Today, I’m talking with the artists behind Double Scribble, the basketball art blog dedicated to posting new NBA-inspired creative work on a daily basis. They’re mainstays of the Tumblr basketball community, and they’ve put up some amazing images over the past year.
This month, Double Scribble is curating a gallery showing of basketball art from around the world at Cleveland’s BUCKBUCK Studio titled Art of the Game. The show opens on October 20. A raffle of items donated by the Cleveland Cavaliers and Homage will be part of the festivities, and part of the proceeds from the evening will go to the nonprofit Pathway: Caring for Children. With something so big on the horizon, it seemed like a perfect time to have a chat about hoops and art.
Storming the Floor: How did the site get started?
Mike McGrath: Nick and I went to the University of Dayton together, both studied Visual Communication and Design there. We were good friends, and always shared an interest in basketball and both still lived in Cleveland, Ohio following school. He approached me in April 2011 that he had started a site called “nbasketches,” with a goal to post a quick sketch daily of nba players. I was on board immediately, contributing whenever I could and it was about a month or so later that it just kind of shifted into a full fledged partnership.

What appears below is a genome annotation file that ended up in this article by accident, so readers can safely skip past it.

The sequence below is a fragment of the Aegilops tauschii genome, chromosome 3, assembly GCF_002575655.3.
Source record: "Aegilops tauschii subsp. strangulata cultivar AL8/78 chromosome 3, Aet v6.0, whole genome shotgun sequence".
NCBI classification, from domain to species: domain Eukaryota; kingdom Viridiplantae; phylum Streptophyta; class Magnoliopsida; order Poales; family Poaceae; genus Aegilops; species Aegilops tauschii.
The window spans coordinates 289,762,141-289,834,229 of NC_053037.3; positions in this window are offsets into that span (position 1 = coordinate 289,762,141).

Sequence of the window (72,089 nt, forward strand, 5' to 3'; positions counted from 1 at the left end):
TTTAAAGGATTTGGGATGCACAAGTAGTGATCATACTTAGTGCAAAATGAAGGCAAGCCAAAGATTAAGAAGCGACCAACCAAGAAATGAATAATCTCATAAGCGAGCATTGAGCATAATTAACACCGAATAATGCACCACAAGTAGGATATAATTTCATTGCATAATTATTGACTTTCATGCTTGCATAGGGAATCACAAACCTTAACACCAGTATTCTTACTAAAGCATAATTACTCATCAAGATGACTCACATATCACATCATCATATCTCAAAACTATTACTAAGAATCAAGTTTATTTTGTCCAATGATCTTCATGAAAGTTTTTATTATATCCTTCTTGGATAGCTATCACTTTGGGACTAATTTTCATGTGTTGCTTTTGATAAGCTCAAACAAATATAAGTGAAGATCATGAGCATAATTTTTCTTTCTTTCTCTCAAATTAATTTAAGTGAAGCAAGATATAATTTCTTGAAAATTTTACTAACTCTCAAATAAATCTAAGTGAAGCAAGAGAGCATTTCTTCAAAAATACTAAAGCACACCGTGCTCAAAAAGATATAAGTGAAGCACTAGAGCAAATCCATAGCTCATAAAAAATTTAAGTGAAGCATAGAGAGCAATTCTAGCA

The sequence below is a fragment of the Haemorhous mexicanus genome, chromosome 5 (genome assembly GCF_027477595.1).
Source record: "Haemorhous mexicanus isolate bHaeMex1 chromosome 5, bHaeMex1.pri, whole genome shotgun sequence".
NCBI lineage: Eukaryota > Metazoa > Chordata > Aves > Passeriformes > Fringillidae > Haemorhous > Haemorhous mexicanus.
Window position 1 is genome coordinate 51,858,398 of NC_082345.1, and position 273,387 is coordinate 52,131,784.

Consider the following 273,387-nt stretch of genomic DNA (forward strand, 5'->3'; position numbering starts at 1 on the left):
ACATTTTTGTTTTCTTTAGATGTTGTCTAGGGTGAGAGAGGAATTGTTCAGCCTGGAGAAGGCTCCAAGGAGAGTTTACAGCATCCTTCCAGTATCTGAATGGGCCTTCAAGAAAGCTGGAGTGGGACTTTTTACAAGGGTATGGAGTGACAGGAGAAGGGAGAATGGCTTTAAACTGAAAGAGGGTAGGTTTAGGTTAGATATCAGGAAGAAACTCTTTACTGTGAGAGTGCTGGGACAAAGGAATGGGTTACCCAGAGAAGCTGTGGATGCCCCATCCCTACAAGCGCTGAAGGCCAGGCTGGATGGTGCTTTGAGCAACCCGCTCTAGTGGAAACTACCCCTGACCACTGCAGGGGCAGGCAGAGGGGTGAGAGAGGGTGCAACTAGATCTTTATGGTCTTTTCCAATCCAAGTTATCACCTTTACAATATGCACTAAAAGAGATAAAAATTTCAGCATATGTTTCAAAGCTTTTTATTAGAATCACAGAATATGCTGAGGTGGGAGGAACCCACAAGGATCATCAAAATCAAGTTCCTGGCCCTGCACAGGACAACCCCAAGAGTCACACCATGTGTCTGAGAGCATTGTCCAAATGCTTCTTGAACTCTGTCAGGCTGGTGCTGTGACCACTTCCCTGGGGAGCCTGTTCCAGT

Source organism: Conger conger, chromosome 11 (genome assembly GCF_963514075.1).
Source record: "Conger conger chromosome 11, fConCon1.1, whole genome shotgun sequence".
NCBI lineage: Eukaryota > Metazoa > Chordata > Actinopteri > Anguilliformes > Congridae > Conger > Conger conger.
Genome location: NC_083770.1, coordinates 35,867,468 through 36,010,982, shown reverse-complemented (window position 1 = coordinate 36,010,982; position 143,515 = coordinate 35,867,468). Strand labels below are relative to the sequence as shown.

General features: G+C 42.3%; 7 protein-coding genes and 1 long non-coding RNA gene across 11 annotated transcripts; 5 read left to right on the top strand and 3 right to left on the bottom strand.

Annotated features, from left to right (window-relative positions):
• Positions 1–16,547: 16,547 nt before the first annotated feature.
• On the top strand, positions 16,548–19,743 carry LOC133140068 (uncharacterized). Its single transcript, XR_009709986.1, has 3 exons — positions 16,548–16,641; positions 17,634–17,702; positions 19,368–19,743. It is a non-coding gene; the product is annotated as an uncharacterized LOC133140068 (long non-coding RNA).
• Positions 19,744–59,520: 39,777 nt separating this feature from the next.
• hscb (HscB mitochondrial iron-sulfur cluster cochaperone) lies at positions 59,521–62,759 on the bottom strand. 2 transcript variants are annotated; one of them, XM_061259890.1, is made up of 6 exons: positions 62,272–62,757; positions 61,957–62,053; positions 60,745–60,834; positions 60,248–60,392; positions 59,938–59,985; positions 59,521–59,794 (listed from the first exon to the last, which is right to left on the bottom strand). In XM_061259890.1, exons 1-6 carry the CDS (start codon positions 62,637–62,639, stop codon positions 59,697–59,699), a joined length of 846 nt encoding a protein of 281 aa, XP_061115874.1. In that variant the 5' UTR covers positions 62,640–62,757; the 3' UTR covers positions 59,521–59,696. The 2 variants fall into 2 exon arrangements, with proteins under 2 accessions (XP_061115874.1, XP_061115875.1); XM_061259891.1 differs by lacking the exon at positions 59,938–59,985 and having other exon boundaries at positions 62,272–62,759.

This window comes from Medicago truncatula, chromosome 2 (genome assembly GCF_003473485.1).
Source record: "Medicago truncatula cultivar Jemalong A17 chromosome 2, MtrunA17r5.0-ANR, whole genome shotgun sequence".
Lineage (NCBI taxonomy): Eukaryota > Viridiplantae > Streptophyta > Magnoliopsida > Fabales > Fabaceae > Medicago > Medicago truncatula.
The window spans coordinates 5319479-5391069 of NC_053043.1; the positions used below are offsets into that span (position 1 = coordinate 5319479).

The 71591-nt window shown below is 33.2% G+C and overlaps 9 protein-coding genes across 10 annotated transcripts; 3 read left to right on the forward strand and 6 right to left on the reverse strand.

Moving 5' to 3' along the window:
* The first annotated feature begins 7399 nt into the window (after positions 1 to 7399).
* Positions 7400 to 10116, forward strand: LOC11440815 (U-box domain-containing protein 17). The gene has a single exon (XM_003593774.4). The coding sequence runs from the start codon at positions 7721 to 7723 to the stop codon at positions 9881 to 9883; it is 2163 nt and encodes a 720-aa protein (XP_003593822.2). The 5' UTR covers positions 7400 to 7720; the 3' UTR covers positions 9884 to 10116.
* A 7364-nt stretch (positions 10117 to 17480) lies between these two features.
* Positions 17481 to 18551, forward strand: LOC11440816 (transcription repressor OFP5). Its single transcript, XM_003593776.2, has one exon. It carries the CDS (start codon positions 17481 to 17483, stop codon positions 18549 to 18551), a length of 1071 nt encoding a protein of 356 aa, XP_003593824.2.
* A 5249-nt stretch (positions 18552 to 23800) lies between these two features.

Nick Kastner: It’s funny when I trace back the origins of the site. It really all began when I was living in Brooklyn, NY and my craigslist roommate and I made these NBA graphic timelines.
I went to Austin, TX for some interviews shortly thereafter. One was with Armin Vit of the design blog UnderConsideration. He saw the timelines and said I should make a blog where I post basketball related design work.
I had to leave NY because my internship ended and I ran out of money. I moved in with my parents and while I was job searching I decided to start the blog NBA Sketches. The motivation behind it was to get better at drawing and not lose my mind trying to find a job in a recession.
I knew Mike well from college and he expressed interest in sending me drawings. After a few weeks, it was 50% my drawings and 50% his so it seemed like a good idea to bring him in on it. 18 months later and it’s still going.